3 December 2015 Diarrhoeal diseases are responsible for more than half of all foodborne diseases globally and of all those who fall ill after consuming contaminated food, 420,000 people die – almost third of them children under the age of five, the World Health Organization (WHO) said today in its first ever report on the issue.
“Until now, estimates of foodborne diseases were vague and imprecise. This concealed the true human costs of contaminated food. This report sets the record straight,” said WHO Director-General Dr. Margaret Chan upon release of the Estimates of the Global Burden of Foodborne Diseases – the most comprehensive report to date on the impact of contaminated food on health and wellbeing.
“Knowing which foodborne pathogens are causing the biggest problems in which parts of the world can generate targeted action by the public, governments, and the food industry,” Dr. Chan explained.
According to the report, which estimates the burden of foodborne diseases caused by 31 agents – bacteria, viruses, parasites, toxins and chemicals – each year, as many as 600 million people, or almost one in 10 worldwide, fall ill after consuming contaminated food.
Of these, 420,000 people die, including 125,000 children under the age of five years, accounting for almost a third of all deaths from foodborne diseases, the report said.
The WHO report added that diarrhoeal diseases are responsible for more than half of the global burden of foodborne diseases, causing 550 million people to fall ill and 230,000 deaths every year.
The health agency also reported that Africa and South-East Asia regions have the highest incidence and highest death rates, including among children under the age of five.
“Based on what we know now, it is apparent that the global burden of foodborne diseases is considerable, affecting people all over the world – particularly children under five years of age and people in low-income areas,” said Dr. Kazuaki Miyagishima, Director of WHO’s Department of Food Safety and Zoonoses.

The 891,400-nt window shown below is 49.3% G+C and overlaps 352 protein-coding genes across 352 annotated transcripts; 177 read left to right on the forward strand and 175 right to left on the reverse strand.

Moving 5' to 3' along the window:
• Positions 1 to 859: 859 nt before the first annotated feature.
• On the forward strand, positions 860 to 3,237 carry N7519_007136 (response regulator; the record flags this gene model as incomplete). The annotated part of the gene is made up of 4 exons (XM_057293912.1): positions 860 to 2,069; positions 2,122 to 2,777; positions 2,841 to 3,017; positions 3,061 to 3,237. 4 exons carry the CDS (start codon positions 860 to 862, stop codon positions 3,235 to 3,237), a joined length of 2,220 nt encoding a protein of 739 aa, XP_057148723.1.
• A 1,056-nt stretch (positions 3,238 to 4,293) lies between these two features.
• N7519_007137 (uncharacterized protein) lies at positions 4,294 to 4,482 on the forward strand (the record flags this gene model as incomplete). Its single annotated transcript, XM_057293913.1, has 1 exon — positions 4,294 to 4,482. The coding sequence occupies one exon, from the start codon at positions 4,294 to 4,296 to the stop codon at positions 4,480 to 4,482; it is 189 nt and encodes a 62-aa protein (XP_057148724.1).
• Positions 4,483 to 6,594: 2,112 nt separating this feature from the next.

Children are at particular risk of foodborne diarrhoeal diseases, with 220 million falling ill and 96,000 dying every year, WHO said, adding that diarrhoea is often caused by eating raw or undercooked meat, eggs, fresh produce and dairy products contaminated by norovirus, Campylobacter, non-typhoidal Salmonella and pathogenic E. coli.
Other major contributors to the global burden of foodborne diseases are typhoid fever, hepatitis A, Taenia solium (a tapeworm), and aflatoxin, which is produced by mould on grain that is stored inappropriately.
“The risk of foodborne diseases is most severe in low- and middle-income countries, linked to preparing food with unsafe water; poor hygiene and inadequate conditions in food production and storage; lower levels of literacy and education; and insufficient food safety legislation or implementation of such legislation,” the report said.
The report’s findings underscore the global threat posed by foodborne diseases and reinforce the need for governments, the food industry and individuals to do more to make food safe and prevent foodborne diseases, WHO said.
WHO is working closely with national governments to help set and implement food safety strategies and policies that will in turn have a positive impact on the safety of food in the global marketplace, the agency said.
“Food safety is a shared responsibility,” WHO said.
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